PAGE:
Of course you only get referrals, your business site sucks

Until very recently I got most of my clients via referrals as email forwards that were very warm.

I had been talked up by the other contractor/company as the absolute best fit for the client.

Rarely did I have any contacts through my website forms.

But that changed this summer.

My ‘business’ site was my personal

For all the time I’ve been running my business and telling clients how to run successful business sites, I had been using my personal site as my business site.

Sure this is a great blog on how to run a business, but it’s not a great site to entice clients to hire me to build their site.

That all changed when I launched SFNdesign.ca which has always been my company and has never had a site.

I put some work in over a few weekends on the content and purchased, then tweaked a theme and the leads have started to really come in strong.

Yup that’s what I said, I spent about 15 hours on the site to really try and make it awesome and I more than doubled my good client contacts. Clients went from emailing me asking for a quote to talking about cycling and how they’d fit in to my services well.

They stopped talking about me being a code pusher and started talking about partnerships with me.

So why do you only get referrals?

Of course you don’t get much traffic from your site, it’s freaking terrible just like mine was until very recently. You don’t write about anything that your potential clients are interested in.

Why on earth would anyone come to you?

All your work is referrals, because one look at your site and anyone else runs away screaming. They need to be warm awesome leads that have had your services talked up lots to even consider you for their work.

So put some time in to your site. Purchase a theme from a great theme shop like Array or CR3ATIV or The Theme Foundry make some tweaks to it.

Write some content that clients will actually read, introduce yourself and your services. Explain your process to them.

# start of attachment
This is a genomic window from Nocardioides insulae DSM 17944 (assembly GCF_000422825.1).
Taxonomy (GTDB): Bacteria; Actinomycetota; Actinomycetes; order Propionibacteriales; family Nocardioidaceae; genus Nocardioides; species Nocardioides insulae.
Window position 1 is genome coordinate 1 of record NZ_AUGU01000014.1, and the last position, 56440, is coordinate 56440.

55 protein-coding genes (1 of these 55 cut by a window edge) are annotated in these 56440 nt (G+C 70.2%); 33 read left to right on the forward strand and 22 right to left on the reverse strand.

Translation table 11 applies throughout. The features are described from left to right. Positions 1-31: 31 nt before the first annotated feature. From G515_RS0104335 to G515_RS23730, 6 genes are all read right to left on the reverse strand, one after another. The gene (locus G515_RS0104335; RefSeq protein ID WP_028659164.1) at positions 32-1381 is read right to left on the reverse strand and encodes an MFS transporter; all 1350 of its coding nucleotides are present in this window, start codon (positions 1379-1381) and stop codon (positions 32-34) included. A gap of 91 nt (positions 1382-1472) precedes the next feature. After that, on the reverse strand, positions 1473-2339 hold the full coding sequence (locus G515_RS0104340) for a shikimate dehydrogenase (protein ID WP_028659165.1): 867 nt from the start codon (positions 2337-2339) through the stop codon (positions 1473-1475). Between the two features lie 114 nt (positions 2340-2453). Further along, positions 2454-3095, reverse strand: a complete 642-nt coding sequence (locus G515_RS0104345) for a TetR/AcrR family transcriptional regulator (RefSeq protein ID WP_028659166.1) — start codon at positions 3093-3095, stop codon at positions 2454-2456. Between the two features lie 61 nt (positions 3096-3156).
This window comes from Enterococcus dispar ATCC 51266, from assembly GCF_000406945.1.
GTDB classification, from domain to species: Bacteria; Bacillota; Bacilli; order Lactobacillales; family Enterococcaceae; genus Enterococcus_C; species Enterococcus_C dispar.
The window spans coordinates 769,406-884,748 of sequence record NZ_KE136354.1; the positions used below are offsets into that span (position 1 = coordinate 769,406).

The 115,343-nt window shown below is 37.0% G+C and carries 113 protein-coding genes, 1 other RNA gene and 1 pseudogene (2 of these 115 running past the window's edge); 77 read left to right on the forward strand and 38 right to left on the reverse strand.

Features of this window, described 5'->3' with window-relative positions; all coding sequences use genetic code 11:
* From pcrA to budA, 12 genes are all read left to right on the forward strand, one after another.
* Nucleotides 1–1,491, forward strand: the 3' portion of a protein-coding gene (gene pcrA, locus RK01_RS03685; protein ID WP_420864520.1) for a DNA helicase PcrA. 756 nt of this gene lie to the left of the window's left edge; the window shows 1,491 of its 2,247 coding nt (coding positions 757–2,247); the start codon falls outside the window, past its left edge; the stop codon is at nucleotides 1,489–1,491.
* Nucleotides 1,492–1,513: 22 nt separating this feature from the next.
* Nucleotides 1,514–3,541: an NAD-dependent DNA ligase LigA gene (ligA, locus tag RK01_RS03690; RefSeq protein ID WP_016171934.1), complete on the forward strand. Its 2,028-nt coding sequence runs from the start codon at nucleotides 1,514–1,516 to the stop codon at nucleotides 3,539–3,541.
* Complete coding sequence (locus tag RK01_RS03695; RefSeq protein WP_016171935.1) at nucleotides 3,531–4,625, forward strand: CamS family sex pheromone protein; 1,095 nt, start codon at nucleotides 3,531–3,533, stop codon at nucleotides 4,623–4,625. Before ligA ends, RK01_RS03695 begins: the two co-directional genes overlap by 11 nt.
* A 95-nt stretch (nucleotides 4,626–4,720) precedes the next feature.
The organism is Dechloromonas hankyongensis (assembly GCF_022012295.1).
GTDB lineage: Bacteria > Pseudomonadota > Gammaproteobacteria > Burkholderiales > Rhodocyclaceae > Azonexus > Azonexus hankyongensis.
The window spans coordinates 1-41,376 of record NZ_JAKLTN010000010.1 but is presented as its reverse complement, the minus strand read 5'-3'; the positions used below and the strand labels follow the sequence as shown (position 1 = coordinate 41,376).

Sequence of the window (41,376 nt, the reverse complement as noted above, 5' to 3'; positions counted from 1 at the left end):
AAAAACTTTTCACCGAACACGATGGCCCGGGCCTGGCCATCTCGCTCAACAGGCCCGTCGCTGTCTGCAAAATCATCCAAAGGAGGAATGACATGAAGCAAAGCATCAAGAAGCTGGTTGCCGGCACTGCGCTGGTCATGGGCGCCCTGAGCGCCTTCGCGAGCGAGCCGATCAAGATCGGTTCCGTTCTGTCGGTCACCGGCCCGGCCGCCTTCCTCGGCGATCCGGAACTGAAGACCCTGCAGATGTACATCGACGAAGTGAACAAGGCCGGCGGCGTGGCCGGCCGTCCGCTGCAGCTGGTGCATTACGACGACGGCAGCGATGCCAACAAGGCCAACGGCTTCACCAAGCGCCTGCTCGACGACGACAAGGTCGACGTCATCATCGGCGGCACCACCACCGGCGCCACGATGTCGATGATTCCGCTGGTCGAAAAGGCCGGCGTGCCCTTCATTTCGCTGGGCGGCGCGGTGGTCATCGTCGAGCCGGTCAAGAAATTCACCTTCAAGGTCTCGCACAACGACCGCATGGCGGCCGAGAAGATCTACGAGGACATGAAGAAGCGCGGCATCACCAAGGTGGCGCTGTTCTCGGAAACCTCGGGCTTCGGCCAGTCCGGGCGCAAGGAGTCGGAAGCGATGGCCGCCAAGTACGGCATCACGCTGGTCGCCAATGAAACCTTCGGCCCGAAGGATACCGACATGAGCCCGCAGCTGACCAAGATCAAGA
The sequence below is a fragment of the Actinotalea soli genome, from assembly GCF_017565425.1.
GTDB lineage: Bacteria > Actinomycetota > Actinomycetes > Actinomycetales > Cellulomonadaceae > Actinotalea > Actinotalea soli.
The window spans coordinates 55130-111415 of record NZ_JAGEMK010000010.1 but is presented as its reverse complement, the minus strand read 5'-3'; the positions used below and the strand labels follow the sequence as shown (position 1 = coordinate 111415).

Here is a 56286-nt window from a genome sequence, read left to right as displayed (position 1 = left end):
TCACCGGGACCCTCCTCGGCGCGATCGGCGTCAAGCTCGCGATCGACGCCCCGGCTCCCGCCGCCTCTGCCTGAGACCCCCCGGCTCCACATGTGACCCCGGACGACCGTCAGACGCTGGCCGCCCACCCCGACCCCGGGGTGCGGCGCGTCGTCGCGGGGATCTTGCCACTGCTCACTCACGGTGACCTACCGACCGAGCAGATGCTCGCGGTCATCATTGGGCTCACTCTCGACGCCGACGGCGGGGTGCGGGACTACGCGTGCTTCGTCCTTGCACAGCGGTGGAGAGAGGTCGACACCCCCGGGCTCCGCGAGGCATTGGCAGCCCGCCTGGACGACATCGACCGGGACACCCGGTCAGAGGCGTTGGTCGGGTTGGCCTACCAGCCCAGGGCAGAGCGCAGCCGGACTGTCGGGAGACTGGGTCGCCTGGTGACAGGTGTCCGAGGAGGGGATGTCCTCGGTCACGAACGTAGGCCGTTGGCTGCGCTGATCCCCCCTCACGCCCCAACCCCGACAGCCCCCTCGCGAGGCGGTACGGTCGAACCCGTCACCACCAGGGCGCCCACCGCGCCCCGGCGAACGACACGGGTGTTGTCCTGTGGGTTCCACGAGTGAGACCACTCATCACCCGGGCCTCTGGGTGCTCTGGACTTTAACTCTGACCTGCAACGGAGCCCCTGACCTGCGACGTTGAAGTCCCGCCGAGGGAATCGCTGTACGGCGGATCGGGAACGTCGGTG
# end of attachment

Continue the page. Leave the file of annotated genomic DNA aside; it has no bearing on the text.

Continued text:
Put some actual time in to your business site so it’s more than a mess of “something I’ll get to…eventually” so that new clients that find your site will see if they’re a good fit and work with you.

photo credit: nanagyei cc

6 thoughts on “Of course you only get referrals, your business site sucks

  1. If you don’t mind me asking: How are people finding your website? Are the leads local? Are they coming from Google? From your blog?

    I’m mulling over a revamp of my business website, but I can’t picture how people are even going to find it.

    1. I get referrals to my business site from a few sources.

      1. This site after people read about how I run my business and realize that they need help with their website and trust me after my writing
      2. wpthemetutorial.com where I write about WordPress stuff
      3. Interviews/podcasts/blog posts that I happen to do for other people which send traffic my way
      4. Referrals from other WordPress people that either can’t do the job or have to much work

      I work for almost no one local. In fact I end up working for almost no one in Canada. 80% (probably more but that’s the most recent numbers I have) comes from the US. There are few local businesses that would have a site with enough traffic and earning potential that my services would be worth it for them.

      1. Thanks, Curtis, that all makes sense.

        Regarding local: I have the same thing in northern Idaho. Nobody around here has need for what I offer, so I’m international 🙂

  2. Curtis McHale always looks at himself first – good or bad. Curtis sets an example as he builds on himself. Not only are his blogs insightful, but there is evidence that what he is doing WORKS. And all this time, he is making a contribution to us by sharing his stories. So for those who point fingers, I dare you to give what Curtis is doing for us. It will pay off for you too.

  3. Dang Curtis, you just described my situation to a tee. I’d swear you wrote that specifically for me if it wasn’t for the fact that we’ve never met.

    Thanks a ton.

    1. The only ‘good part’ is that so many other freelancer’s/businesses are in the same boat that you don’t really need to do a bunch to stand out from them. Simply spend a weekend working on it and you’re already in the top 10%.

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